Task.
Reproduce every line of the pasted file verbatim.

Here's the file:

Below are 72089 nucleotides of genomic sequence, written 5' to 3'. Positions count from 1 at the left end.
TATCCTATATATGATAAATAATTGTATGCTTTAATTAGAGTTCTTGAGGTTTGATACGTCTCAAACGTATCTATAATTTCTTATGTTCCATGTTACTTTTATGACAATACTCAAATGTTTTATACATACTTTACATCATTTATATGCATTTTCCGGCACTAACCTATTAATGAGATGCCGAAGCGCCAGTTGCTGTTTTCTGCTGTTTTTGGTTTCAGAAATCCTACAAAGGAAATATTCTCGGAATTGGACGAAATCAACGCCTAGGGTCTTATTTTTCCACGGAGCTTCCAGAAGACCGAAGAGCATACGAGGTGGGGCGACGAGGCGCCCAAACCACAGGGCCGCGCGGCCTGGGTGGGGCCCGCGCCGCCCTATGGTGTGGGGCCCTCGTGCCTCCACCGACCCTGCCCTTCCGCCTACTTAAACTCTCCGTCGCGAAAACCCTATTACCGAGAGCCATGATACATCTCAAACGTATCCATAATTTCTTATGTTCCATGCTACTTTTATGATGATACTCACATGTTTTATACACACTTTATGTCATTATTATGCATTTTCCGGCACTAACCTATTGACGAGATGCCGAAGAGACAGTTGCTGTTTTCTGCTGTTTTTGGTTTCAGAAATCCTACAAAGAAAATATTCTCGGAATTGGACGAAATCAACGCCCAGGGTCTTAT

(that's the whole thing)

Below are 72089 nucleotides of genomic sequence, written 5' to 3'. Positions count from 1 at the left end.
TATCCTATATATGATAAATAATTGTATGCTTTAATTAGAGTTCTTGAGGTTTGATACGTCTCAAACGTATCTATAATTTCTTATGTTCCATGTTACTTTTATGACAATACTCAAATGTTTTATACATACTTTACATCATTTATATGCATTTTCCGGCACTAACCTATTAATGAGATGCCGAAGCGCCAGTTGCTGTTTTCTGCTGTTTTTGGTTTCAGAAATCCTACAAAGGAAATATTCTCGGAATTGGACGAAATCAACGCCTAGGGTCTTATTTTTCCACGGAGCTTCCAGAAGACCGAAGAGCATACGAGGTGGGGCGACGAGGCGCCCAAACCACAGGGCCGCGCGGCCTGGGTGGGGCCCGCGCCGCCCTATGGTGTGGGGCCCTCGTGCCTCCACCGACCCTGCCCTTCCGCCTACTTAAACTCTCCGTCGCGAAAACCCTATTACCGAGAGCCATGATACATCTCAAACGTATCCATAATTTCTTATGTTCCATGCTACTTTTATGATGATACTCACATGTTTTATACACACTTTATGTCATTATTATGCATTTTCCGGCACTAACCTATTGACGAGATGCCGAAGAGACAGTTGCTGTTTTCTGCTGTTTTTGGTTTCAGAAATCCTACAAAGAAAATATTCTCGGAATTGGACGAAATCAACGCCCAGGGTCTTAT